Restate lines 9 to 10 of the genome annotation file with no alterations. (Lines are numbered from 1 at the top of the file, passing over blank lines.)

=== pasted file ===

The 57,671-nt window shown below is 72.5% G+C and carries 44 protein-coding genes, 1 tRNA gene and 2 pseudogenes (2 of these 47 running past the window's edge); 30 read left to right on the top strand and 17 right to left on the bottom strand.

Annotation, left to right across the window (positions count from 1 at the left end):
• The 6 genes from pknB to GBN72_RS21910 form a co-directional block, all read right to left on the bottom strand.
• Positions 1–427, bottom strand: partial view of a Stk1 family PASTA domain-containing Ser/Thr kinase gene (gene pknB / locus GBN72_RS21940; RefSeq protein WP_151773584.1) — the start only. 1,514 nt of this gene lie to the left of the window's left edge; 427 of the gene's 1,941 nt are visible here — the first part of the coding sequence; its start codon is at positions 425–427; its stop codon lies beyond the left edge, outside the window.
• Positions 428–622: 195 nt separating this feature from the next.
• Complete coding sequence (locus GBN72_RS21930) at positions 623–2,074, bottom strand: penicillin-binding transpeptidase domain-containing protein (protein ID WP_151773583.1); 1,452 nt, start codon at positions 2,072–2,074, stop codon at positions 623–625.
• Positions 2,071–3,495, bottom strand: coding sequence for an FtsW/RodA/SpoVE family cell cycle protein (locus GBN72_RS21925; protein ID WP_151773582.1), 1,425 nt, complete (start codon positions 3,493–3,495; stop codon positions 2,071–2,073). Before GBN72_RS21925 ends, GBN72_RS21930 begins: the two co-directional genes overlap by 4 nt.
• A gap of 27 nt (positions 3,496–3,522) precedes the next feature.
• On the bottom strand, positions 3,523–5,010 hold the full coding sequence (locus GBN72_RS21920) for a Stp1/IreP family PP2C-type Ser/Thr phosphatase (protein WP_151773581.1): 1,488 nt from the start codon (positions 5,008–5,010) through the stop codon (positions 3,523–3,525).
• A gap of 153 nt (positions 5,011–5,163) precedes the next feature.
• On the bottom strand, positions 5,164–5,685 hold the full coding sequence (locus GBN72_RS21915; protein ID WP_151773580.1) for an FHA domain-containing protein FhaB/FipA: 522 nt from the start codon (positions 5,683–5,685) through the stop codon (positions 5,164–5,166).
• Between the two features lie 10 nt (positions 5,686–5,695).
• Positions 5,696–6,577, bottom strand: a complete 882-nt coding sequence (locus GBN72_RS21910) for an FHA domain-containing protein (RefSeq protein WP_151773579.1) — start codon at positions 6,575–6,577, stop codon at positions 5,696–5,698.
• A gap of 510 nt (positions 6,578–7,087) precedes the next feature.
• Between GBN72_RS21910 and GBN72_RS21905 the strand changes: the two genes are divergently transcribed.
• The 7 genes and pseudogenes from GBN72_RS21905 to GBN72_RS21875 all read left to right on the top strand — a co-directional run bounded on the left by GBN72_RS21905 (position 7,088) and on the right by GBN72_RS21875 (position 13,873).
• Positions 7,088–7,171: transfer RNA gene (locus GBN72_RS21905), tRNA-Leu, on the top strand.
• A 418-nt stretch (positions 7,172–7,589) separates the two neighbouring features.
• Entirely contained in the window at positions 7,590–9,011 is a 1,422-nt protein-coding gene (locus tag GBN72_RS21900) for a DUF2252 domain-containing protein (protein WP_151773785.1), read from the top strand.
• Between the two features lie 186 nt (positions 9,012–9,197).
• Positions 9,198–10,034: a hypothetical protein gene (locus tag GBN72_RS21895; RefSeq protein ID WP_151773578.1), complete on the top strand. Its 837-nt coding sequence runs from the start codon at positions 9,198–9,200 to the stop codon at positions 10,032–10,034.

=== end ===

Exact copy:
• On the bottom strand, positions 3,523–5,010 hold the full coding sequence (locus GBN72_RS21920) for a Stp1/IreP family PP2C-type Ser/Thr phosphatase (protein WP_151773581.1): 1,488 nt from the start codon (positions 5,008–5,010) through the stop codon (positions 3,523–3,525).
• A gap of 153 nt (positions 5,011–5,163) precedes the next feature.